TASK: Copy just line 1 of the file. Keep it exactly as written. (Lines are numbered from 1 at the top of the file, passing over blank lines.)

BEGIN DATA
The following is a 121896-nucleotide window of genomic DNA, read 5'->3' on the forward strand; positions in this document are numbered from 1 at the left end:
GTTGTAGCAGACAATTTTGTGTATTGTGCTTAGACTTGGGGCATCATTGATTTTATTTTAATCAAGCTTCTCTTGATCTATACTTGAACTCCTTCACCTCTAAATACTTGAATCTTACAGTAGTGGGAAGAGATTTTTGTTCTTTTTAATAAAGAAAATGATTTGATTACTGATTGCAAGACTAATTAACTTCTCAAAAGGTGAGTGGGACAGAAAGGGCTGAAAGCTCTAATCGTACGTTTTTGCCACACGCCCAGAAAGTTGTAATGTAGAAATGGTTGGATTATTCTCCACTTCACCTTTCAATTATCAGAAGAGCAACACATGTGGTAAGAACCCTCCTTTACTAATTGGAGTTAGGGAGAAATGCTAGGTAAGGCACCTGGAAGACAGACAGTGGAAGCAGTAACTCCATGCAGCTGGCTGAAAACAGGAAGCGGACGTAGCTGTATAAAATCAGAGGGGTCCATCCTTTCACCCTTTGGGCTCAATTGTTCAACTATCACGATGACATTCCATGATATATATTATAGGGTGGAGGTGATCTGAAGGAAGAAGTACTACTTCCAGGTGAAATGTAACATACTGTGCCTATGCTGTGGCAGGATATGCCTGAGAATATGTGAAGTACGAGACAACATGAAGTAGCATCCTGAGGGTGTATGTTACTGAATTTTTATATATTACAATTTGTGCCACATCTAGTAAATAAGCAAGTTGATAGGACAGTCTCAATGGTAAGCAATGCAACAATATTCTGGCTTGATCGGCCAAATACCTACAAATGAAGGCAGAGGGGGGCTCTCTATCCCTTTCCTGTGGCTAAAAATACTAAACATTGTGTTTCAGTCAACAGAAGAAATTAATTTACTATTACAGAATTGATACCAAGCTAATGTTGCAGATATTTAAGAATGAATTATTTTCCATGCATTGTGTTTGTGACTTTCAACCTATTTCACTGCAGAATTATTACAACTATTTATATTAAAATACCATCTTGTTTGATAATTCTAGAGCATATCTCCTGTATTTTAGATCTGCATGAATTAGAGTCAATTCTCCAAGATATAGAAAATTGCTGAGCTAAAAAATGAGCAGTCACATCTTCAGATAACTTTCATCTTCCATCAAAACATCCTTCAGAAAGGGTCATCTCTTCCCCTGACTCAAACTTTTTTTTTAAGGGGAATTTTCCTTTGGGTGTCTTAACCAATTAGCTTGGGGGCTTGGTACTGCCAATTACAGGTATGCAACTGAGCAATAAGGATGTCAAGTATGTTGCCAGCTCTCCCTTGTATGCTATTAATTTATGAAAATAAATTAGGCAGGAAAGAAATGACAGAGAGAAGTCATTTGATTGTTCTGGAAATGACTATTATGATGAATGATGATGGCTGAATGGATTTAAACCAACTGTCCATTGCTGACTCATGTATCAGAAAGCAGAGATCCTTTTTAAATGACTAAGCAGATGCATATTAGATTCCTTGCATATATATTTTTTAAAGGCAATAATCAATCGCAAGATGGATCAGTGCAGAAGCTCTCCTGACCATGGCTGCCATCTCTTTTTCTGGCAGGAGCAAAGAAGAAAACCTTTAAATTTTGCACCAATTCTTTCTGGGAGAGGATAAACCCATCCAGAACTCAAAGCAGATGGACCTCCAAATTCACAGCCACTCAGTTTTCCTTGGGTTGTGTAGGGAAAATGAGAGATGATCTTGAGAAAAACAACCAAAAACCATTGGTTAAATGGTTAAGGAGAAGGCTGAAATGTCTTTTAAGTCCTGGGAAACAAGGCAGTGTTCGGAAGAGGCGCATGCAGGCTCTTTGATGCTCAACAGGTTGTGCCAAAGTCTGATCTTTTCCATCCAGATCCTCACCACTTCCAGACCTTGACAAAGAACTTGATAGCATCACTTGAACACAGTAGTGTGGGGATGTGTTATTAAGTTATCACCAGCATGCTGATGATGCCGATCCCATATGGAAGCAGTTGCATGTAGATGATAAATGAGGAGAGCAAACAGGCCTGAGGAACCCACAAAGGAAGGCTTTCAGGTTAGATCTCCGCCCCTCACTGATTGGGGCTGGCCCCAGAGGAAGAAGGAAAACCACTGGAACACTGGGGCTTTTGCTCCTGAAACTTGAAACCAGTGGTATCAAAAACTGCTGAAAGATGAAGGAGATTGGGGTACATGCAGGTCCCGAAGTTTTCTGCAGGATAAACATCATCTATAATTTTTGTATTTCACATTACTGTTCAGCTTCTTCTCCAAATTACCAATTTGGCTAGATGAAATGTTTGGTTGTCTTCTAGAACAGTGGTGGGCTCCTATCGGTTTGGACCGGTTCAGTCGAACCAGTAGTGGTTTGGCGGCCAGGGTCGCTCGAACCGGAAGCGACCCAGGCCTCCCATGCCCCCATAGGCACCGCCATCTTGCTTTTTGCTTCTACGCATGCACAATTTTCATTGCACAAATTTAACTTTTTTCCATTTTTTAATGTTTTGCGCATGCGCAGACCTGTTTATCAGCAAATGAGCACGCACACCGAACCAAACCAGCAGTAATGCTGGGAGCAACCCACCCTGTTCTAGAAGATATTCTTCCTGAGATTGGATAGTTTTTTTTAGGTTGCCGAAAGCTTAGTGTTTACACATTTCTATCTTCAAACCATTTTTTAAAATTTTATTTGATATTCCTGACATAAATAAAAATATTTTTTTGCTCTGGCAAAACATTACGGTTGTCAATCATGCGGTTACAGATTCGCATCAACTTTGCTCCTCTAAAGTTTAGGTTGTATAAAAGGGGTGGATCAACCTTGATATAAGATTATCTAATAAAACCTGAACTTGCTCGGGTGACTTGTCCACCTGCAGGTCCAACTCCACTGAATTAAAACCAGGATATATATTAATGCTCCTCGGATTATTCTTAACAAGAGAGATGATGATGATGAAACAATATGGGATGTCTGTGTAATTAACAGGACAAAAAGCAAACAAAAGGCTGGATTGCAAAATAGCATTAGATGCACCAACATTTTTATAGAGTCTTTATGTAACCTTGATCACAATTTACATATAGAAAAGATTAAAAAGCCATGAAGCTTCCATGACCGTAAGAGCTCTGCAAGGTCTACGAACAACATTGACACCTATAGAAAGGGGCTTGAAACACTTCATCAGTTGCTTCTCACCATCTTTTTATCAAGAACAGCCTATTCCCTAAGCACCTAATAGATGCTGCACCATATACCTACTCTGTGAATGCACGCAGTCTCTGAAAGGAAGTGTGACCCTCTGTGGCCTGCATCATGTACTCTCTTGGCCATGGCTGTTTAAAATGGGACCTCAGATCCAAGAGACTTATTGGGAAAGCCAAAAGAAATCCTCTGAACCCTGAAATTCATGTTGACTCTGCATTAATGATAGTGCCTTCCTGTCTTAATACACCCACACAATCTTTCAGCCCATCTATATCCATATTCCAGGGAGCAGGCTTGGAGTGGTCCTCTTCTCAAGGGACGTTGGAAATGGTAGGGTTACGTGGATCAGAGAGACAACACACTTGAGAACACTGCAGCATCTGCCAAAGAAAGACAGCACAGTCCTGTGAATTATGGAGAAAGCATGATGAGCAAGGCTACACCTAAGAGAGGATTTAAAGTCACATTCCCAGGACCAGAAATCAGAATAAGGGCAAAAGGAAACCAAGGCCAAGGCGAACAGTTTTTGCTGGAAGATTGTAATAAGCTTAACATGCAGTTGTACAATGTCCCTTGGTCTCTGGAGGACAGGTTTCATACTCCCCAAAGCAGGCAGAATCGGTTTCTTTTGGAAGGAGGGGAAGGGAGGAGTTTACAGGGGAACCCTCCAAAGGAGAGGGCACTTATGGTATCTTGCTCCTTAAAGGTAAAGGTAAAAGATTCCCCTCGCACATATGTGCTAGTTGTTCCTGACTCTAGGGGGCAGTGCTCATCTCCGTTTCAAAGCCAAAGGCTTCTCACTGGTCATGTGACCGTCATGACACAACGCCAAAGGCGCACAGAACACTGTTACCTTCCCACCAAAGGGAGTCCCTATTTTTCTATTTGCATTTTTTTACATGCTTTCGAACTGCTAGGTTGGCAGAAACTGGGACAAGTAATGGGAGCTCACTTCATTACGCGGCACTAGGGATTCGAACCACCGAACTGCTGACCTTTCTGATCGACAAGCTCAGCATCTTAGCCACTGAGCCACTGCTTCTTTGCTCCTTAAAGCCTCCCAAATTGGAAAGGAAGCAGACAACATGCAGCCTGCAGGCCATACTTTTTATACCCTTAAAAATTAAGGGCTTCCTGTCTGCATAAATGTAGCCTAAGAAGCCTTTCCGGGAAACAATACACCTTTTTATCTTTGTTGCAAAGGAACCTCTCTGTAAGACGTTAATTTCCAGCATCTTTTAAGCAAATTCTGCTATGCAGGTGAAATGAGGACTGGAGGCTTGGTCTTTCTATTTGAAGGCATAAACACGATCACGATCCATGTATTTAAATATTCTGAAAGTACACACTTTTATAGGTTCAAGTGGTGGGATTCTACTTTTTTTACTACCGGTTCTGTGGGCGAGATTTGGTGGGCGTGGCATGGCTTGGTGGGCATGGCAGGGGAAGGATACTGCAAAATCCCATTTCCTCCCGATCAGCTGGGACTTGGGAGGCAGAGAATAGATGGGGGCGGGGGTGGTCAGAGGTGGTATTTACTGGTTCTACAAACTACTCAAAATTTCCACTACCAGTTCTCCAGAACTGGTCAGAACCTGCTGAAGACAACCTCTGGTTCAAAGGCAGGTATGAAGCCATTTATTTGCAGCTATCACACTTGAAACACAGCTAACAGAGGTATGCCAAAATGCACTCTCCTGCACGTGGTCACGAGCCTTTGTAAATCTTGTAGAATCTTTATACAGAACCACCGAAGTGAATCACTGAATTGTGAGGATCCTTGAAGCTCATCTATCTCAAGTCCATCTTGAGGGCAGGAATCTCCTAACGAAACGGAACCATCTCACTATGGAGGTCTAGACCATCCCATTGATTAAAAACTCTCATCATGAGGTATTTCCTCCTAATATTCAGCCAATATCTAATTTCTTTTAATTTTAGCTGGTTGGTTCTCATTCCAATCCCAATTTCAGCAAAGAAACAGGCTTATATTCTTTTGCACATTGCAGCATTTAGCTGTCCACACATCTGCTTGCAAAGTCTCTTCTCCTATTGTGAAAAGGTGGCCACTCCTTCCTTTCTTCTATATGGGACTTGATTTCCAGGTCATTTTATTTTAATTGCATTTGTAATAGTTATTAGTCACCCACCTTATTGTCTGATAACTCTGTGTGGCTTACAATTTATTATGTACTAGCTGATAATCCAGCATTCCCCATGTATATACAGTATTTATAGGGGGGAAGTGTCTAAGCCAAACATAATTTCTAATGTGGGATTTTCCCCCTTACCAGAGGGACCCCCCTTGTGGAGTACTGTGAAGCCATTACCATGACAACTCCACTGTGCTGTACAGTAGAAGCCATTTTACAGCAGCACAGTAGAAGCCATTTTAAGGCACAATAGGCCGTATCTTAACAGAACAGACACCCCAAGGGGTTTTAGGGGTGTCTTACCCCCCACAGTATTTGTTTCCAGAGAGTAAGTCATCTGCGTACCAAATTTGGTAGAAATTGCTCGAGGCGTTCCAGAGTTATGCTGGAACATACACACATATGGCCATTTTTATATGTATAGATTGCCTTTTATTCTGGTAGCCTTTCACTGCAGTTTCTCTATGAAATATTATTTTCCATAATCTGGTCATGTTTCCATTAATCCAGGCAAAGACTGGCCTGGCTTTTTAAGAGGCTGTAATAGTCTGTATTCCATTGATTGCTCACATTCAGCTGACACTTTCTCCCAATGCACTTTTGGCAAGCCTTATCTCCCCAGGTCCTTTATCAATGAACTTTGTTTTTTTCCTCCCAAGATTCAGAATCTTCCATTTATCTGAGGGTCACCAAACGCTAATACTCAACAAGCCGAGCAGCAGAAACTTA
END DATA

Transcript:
The following is a 121896-nucleotide window of genomic DNA, read 5'->3' on the forward strand; positions in this document are numbered from 1 at the left end: